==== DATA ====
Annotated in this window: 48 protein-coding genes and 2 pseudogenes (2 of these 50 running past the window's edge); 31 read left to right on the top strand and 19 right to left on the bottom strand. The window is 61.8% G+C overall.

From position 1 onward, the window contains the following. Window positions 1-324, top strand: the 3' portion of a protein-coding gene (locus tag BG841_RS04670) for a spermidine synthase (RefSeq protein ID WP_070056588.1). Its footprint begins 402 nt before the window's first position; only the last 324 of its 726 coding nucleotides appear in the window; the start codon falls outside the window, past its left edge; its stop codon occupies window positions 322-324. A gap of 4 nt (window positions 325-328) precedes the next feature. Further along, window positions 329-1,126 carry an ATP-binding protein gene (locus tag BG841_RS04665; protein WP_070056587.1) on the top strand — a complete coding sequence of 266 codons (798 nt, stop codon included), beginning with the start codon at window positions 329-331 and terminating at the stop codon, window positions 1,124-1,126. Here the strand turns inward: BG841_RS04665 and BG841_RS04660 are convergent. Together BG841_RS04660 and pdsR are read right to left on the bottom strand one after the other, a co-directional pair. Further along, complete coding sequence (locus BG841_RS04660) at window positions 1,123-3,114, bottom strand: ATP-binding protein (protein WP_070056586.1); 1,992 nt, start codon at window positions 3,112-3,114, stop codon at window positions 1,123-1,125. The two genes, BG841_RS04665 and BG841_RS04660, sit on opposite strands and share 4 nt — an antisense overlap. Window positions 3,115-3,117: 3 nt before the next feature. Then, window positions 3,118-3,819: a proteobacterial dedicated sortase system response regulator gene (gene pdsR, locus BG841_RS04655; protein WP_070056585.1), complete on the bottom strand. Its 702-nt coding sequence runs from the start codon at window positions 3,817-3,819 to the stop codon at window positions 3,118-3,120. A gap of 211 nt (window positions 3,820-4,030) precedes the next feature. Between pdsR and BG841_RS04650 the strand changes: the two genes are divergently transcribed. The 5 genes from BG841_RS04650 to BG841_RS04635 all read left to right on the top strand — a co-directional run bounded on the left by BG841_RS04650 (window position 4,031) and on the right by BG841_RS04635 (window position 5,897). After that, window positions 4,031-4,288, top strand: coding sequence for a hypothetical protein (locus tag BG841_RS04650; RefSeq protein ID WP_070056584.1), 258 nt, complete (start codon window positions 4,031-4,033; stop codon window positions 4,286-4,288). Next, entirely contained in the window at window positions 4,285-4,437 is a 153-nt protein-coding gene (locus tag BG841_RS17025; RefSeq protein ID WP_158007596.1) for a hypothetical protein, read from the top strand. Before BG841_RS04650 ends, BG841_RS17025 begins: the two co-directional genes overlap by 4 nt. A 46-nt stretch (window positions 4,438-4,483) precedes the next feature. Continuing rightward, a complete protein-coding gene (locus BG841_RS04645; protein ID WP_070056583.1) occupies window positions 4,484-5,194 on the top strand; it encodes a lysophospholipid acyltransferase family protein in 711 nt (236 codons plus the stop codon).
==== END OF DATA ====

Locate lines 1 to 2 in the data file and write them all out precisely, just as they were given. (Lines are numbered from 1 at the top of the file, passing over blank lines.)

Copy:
Annotated in this window: 48 protein-coding genes and 2 pseudogenes (2 of these 50 running past the window's edge); 31 read left to right on the top strand and 19 right to left on the bottom strand. The window is 61.8% G+C overall.

From position 1 onward, the window contains the following. Window positions 1-324, top strand: the 3' portion of a protein-coding gene (locus tag BG841_RS04670) for a spermidine synthase (RefSeq protein ID WP_070056588.1). Its footprint begins 402 nt before the window's first position; only the last 324 of its 726 coding nucleotides appear in the window; the start codon falls outside the window, past its left edge; its stop codon occupies window positions 322-324. A gap of 4 nt (window positions 325-328) precedes the next feature. Further along, window positions 329-1,126 carry an ATP-binding protein gene (locus tag BG841_RS04665; protein WP_070056587.1) on the top strand — a complete coding sequence of 266 codons (798 nt, stop codon included), beginning with the start codon at window positions 329-331 and terminating at the stop codon, window positions 1,124-1,126. Here the strand turns inward: BG841_RS04665 and BG841_RS04660 are convergent. Together BG841_RS04660 and pdsR are read right to left on the bottom strand one after the other, a co-directional pair. Further along, complete coding sequence (locus BG841_RS04660) at window positions 1,123-3,114, bottom strand: ATP-binding protein (protein WP_070056586.1); 1,992 nt, start codon at window positions 3,112-3,114, stop codon at window positions 1,123-1,125. The two genes, BG841_RS04665 and BG841_RS04660, sit on opposite strands and share 4 nt — an antisense overlap. Window positions 3,115-3,117: 3 nt before the next feature. Then, window positions 3,118-3,819: a proteobacterial dedicated sortase system response regulator gene (gene pdsR, locus BG841_RS04655; protein WP_070056585.1), complete on the bottom strand. Its 702-nt coding sequence runs from the start codon at window positions 3,817-3,819 to the stop codon at window positions 3,118-3,120. A gap of 211 nt (window positions 3,820-4,030) precedes the next feature. Between pdsR and BG841_RS04650 the strand changes: the two genes are divergently transcribed. The 5 genes from BG841_RS04650 to BG841_RS04635 all read left to right on the top strand — a co-directional run bounded on the left by BG841_RS04650 (window position 4,031) and on the right by BG841_RS04635 (window position 5,897). After that, window positions 4,031-4,288, top strand: coding sequence for a hypothetical protein (locus tag BG841_RS04650; RefSeq protein ID WP_070056584.1), 258 nt, complete (start codon window positions 4,031-4,033; stop codon window positions 4,286-4,288). Next, entirely contained in the window at window positions 4,285-4,437 is a 153-nt protein-coding gene (locus tag BG841_RS17025; RefSeq protein ID WP_158007596.1) for a hypothetical protein, read from the top strand. Before BG841_RS04650 ends, BG841_RS17025 begins: the two co-directional genes overlap by 4 nt. A 46-nt stretch (window positions 4,438-4,483) precedes the next feature. Continuing rightward, a complete protein-coding gene (locus BG841_RS04645; protein ID WP_070056583.1) occupies window positions 4,484-5,194 on the top strand; it encodes a lysophospholipid acyltransferase family protein in 711 nt (236 codons plus the stop codon).